About this session
Cities are leading the transition to clean energy, but improving access, affordability, and overall resilience of municipal energy systems remains a significant challenge for our network cities, who face a myriad of chronic shocks and stresses that put these systems at risk.
Eskedar Gessesse, Consultant, Programs, Resilient Cities Network, provided an overview of Urban Power, R-Cities’ flagship energy resilience program focused on supporting cities in developing energy projects that help them achieve a green and just energy transition, reach their net-zero ambitions and deliver resilience co-benefits. Building energy resilience is crucial, given that 70% of energy related emissions come from cities and over 1.2 billion urban and peri urban dwellers lack sufficient energy to meet their daily needs. Through the Urban Power program, R-Cities is working with four anchor cities in Latin America and Africa to identify key energy and resilience challenges and to identify targeted, city-specific renewable energy solutions that can help enhance energy resilience across urban systems. The Urban Power Profiles are knowledge products developed under this program that outline learnings from the first phase of implementation in Cali, Cape Town, Lagos and Rio de Janeiro and highlight existing barriers to building urban energy resilience and innovations these cities are adopting to overcome them.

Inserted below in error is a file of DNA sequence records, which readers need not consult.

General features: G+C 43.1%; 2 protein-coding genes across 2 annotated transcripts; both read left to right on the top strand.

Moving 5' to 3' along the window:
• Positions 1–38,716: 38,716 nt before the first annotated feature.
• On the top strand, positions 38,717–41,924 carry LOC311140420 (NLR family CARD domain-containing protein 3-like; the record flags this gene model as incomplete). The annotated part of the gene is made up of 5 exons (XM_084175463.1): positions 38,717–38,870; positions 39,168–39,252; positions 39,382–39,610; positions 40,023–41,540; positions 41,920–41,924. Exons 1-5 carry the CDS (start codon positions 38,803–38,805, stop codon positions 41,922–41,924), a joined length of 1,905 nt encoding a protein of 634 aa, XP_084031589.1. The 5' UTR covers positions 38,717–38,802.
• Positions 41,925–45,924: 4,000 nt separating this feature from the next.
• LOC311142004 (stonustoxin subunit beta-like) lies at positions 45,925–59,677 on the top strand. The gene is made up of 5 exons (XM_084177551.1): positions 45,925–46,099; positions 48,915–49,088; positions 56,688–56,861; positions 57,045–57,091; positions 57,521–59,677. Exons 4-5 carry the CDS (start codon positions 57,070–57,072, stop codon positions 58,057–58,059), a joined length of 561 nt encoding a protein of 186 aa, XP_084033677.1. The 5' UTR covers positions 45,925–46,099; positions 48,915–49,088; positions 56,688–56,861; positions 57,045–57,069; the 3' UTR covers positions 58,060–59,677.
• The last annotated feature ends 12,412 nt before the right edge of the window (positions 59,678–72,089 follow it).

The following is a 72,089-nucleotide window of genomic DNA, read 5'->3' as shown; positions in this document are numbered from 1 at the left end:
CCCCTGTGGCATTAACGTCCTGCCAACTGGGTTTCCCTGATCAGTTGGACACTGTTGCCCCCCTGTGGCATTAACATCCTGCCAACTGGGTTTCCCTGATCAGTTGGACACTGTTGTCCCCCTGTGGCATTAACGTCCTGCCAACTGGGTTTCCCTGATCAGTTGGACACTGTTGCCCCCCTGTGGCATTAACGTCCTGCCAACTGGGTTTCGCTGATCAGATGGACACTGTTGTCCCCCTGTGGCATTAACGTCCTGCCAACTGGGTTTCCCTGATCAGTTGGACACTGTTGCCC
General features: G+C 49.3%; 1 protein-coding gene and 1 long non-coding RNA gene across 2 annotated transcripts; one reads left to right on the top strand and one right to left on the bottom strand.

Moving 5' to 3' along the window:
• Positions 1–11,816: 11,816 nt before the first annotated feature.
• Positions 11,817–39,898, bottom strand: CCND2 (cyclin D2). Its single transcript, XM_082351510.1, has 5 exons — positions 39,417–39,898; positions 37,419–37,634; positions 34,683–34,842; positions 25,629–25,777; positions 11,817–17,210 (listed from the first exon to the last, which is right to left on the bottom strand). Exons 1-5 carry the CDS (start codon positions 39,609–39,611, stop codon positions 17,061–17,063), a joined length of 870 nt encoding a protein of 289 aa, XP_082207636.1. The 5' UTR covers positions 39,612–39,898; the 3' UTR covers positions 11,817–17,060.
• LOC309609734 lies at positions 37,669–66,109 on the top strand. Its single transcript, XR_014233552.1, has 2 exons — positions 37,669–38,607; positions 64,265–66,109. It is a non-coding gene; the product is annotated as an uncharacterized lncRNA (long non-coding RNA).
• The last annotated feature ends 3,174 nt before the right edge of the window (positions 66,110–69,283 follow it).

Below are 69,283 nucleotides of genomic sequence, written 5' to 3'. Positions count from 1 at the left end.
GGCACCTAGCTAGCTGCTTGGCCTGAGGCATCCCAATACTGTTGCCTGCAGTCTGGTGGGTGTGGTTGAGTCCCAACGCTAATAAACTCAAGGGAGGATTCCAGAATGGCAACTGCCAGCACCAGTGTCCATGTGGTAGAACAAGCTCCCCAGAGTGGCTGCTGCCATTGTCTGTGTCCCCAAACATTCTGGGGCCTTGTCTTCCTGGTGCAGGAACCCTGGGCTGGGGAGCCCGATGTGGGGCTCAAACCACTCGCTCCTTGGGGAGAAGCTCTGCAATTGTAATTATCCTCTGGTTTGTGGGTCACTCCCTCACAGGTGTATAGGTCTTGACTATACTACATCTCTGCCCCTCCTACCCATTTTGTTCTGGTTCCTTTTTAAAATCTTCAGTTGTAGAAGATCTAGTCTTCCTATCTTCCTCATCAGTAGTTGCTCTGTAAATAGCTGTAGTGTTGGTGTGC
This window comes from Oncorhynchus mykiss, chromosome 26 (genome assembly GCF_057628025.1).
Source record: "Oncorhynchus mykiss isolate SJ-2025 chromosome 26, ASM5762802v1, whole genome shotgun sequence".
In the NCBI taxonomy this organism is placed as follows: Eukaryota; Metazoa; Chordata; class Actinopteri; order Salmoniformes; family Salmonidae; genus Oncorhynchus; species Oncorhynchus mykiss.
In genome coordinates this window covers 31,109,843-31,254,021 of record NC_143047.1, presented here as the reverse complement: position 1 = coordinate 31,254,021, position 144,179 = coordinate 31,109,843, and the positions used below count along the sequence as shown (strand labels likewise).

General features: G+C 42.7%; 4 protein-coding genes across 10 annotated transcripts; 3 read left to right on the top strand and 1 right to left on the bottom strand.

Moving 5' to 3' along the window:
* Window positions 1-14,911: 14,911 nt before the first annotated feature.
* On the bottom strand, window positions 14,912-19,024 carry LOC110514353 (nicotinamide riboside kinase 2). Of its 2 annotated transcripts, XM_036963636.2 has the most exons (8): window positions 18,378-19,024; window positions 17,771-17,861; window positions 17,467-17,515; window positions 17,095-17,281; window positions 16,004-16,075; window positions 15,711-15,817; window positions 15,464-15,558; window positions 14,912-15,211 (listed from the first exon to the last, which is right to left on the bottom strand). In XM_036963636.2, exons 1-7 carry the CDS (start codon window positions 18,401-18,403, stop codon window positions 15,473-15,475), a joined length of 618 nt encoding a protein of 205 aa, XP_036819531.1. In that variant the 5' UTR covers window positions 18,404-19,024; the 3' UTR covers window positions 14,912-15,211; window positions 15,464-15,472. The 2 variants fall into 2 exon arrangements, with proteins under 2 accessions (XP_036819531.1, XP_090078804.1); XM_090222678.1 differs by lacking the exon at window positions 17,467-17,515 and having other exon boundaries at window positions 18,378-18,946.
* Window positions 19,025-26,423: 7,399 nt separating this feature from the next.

David Beron, Consultant, Corocora, Cali, shared key takeaways from the city of Cali, highlighting the energy resilience and transition targets that Cali is working towards. Mapping and assessment of environmental and socio-economic factors played a major role in understanding Cali’s energy resilience and increasing energy access and affordability. The key energy resilience actions being undertaken by the city revolve around increasing renewable energy generation, improving energy efficiency, and integrating cutting-edge technologies to manage power infrastructure disruptions. The city has been adopting a systems planning approach through a combination of power infrastructure upgrades and adoption of technologies to make systems more reflective. Pilots like the Sustainable Households Program provide solar PV panels and smart meters to vulnerable households to increase renewable energy generation while ensuring that the city’s energy transition work does not leave poor urban residents behind.
Thandeka Tshabalala, Energy Poverty Alleviation Officer, Cape Town, South Africa, talked about sustainable energy markets, energy access and energy poverty alleviation for backyard dwellings in Cape Town. The city is expected to experience high population growth in coming years with rapid growth in the number of low-income households. The municipal government has set a 100% electrification policy for all residents. Despite widespread electrification and subsidization of electricity tariffs and connection costs for low-income residents, many households still struggle to access affordable and reliable electricity. In particular, informal households located in the backyards of formal households are not always able to receive government support and subsidies due to lack of data and metering infrastructure that allows the electric utility and municipal government to identify and provide direct service to these households. The city has deployed various interventions to address energy poverty, including expansion of the national government’s subsidy for electricity tariff to increase affordability for households. The city is also making efforts to scale up interventions through multi-stakeholder partnerships and community participation.